District of Columbia V. Heller: The Right to Bear Arms Case

Overview

On June 26, 2008, the Supreme Court announced its decision in the case of District of Columbia v. Heller. By a vote of 5 to 4, the court struck down a ban on guns as a violation of the Second Amendment. Still, the debate rages on. Does a private citizen still have the right to own a gun for self-defense of the home? Did the government have the right to restrict and entire class of weapons, either by levying taxes or banning them altogether? Tom Streissguth looks at all of the sides of this complex and ...

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District of Columbia v. Heller: The Right to Bear Arms Case

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Overview

On June 26, 2008, the Supreme Court announced its decision in the case of District of Columbia v. Heller. By a vote of 5 to 4, the court struck down a ban on guns as a violation of the Second Amendment. Still, the debate rages on. Does a private citizen still have the right to own a gun for self-defense of the home? Did the government have the right to restrict and entire class of weapons, either by levying taxes or banning them altogether? Tom Streissguth looks at all of the sides of this complex and controversial legal debate.

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Editorial Reviews

Children's Literature - Jeanne K. Pettenati J.D.
When Al Capone planned the St. Valentine's Day massacre in 1929, gun control laws were virtually nonexistent. That bloody day in Chicago, seven men were executed and the nation's lawmakers started paying serious attention to gun violence. The National Firearms Act, the first federal law regulating gun ownership, became law in 1934. The well-written text and pertinent photographs do an excellent job of relating the issues in the gun-control controversy from both historical and contemporary perspectives. The case of District of Columbia v. Heller featured a plaintiff who worked as a security guard in a Washington DC federal judicial building. Heller carried a weapon on the job and was trained to use it if necessary. But DC gun laws did not permit Heller to keep his weapon at home for his own defense. He believed that the Constitution's Second amendment, the right to bear arms, entitled him to keep his weapon and ammunition at home. This challenge to the DC gun ban wound its way through the federal courts up to the Supreme Court. In a 5-4 decision, the Supreme Court struck down the DC gun law as unconstitutional. The District of Columbia was compelled to issue a gun license to Richard Heller so that he could keep his handgun at home. A dissenting opinion noted that the Second Amendment did not specifically cite the right to use guns for self-defense. The straightforward text will help young readers understand how a case ends up at the Supreme Court, the politics of a decision, and the impact of the ruling. Students taking government courses in middle and high schools will find this book a valuable asset for research and curriculum support. This title, which includes chapter notes, a glossary, an index, chronology, and places to go for further information, is one in the publisher's "Landmark Supreme Court Cases" series. Reviewer: Jeanne K. Pettenati, J.D.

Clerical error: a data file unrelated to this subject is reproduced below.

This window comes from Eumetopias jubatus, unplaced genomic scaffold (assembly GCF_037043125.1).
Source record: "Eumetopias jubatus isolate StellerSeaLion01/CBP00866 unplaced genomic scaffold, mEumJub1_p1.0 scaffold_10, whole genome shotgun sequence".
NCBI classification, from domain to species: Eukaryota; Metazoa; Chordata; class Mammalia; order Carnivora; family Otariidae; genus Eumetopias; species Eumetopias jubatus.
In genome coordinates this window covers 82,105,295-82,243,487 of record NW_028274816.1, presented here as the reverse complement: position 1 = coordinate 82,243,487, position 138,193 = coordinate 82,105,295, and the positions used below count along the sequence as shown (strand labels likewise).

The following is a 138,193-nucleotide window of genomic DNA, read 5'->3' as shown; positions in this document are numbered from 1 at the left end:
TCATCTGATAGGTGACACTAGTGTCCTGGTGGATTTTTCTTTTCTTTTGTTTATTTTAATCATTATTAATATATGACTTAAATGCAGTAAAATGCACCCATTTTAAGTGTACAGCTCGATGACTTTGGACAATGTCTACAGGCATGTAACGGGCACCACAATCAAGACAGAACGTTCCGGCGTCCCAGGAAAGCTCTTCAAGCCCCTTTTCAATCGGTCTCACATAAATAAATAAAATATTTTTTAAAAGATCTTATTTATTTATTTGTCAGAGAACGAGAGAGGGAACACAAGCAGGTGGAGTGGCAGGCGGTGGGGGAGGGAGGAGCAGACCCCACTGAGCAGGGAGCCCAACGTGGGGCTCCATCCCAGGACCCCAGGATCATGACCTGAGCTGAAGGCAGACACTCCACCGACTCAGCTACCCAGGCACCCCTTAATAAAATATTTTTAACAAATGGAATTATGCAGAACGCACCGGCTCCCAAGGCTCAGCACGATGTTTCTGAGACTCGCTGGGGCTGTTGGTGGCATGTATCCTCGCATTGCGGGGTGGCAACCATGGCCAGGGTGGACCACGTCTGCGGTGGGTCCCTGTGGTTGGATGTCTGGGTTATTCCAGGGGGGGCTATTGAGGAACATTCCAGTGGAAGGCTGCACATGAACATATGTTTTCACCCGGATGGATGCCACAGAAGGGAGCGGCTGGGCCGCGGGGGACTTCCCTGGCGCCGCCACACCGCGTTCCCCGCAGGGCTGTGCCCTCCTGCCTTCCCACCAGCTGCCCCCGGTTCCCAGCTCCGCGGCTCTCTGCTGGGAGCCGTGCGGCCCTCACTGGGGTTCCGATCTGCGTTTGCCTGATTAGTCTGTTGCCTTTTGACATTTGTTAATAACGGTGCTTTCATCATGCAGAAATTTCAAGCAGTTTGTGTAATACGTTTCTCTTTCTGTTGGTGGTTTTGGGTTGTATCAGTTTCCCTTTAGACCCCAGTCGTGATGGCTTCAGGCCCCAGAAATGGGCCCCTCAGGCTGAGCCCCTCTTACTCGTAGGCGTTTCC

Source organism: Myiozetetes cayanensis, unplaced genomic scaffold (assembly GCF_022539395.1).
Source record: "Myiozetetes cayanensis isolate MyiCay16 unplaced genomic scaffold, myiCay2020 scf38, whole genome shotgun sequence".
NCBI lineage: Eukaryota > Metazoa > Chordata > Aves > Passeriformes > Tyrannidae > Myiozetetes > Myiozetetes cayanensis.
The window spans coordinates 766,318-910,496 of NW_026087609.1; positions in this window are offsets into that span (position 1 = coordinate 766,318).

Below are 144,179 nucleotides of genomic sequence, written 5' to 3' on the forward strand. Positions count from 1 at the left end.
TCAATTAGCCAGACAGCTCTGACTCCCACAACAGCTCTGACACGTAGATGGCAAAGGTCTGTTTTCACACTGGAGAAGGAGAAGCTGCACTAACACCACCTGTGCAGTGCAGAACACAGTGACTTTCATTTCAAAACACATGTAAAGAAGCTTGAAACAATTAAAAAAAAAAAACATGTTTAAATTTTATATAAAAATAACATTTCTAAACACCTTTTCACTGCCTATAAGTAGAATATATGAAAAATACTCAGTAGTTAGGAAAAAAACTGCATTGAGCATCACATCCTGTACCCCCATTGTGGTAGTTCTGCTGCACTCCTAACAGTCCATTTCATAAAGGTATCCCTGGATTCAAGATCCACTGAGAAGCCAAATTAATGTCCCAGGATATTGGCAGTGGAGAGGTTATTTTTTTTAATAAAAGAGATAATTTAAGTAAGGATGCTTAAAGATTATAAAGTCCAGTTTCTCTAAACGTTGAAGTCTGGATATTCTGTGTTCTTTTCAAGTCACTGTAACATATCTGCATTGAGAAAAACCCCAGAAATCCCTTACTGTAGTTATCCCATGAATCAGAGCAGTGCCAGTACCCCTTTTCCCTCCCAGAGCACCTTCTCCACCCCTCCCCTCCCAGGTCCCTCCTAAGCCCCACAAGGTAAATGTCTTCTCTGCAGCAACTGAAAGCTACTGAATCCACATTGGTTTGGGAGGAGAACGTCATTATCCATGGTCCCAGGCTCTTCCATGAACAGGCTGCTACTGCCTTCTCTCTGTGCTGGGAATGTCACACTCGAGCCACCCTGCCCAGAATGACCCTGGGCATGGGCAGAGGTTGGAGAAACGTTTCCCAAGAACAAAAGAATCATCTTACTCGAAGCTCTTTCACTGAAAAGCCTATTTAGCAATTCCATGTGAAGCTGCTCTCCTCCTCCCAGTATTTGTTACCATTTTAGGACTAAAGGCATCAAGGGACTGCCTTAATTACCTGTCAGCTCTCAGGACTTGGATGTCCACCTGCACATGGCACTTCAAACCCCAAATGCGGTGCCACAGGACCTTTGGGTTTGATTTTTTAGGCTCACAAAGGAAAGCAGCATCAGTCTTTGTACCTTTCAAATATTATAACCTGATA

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Product Details

Table of Contents

Introduction 5

1 Trouble in the District of Columbia 14

2 The Road to the Supreme Court 25

3 The Context of the Constitution 41

4 The Original Intent: Individual v. Collective Rights 57

5 The Politics of a Decision 68

6 The Court Decides 79

7 The Impact of the Decision 90

Chronology 99

Chapter Notes 101

Glossary 106

Further Reading 108

Internet Addresses 109

Index 110

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